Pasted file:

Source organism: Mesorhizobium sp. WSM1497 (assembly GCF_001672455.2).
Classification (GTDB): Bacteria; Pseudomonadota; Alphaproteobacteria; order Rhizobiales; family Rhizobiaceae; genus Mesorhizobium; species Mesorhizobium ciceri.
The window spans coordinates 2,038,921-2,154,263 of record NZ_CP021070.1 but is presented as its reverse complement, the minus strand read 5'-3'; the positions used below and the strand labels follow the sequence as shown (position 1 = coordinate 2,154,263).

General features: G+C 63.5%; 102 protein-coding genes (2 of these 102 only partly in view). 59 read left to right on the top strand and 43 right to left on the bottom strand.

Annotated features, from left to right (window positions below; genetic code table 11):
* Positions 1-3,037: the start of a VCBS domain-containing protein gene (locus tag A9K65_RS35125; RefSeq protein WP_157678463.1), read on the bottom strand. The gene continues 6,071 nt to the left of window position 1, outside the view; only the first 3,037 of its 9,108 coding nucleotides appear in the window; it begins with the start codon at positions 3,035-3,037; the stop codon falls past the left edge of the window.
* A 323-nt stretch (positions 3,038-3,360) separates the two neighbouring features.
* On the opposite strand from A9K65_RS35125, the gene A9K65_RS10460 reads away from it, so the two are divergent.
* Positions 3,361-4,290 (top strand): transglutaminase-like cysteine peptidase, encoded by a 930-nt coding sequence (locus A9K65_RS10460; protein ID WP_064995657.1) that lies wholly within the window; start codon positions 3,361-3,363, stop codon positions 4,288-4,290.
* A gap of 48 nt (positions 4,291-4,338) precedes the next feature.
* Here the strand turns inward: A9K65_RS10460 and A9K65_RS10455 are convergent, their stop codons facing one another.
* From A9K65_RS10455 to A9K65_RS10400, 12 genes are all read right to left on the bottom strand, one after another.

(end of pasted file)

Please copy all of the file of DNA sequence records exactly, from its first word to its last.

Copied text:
Source organism: Mesorhizobium sp. WSM1497 (assembly GCF_001672455.2).
Classification (GTDB): Bacteria; Pseudomonadota; Alphaproteobacteria; order Rhizobiales; family Rhizobiaceae; genus Mesorhizobium; species Mesorhizobium ciceri.
The window spans coordinates 2,038,921-2,154,263 of record NZ_CP021070.1 but is presented as its reverse complement, the minus strand read 5'-3'; the positions used below and the strand labels follow the sequence as shown (position 1 = coordinate 2,154,263).

General features: G+C 63.5%; 102 protein-coding genes (2 of these 102 only partly in view). 59 read left to right on the top strand and 43 right to left on the bottom strand.

Annotated features, from left to right (window positions below; genetic code table 11):
* Positions 1-3,037: the start of a VCBS domain-containing protein gene (locus tag A9K65_RS35125; RefSeq protein WP_157678463.1), read on the bottom strand. The gene continues 6,071 nt to the left of window position 1, outside the view; only the first 3,037 of its 9,108 coding nucleotides appear in the window; it begins with the start codon at positions 3,035-3,037; the stop codon falls past the left edge of the window.
* A 323-nt stretch (positions 3,038-3,360) separates the two neighbouring features.
* On the opposite strand from A9K65_RS35125, the gene A9K65_RS10460 reads away from it, so the two are divergent.
* Positions 3,361-4,290 (top strand): transglutaminase-like cysteine peptidase, encoded by a 930-nt coding sequence (locus A9K65_RS10460; protein ID WP_064995657.1) that lies wholly within the window; start codon positions 3,361-3,363, stop codon positions 4,288-4,290.
* A gap of 48 nt (positions 4,291-4,338) precedes the next feature.
* Here the strand turns inward: A9K65_RS10460 and A9K65_RS10455 are convergent, their stop codons facing one another.
* From A9K65_RS10455 to A9K65_RS10400, 12 genes are all read right to left on the bottom strand, one after another.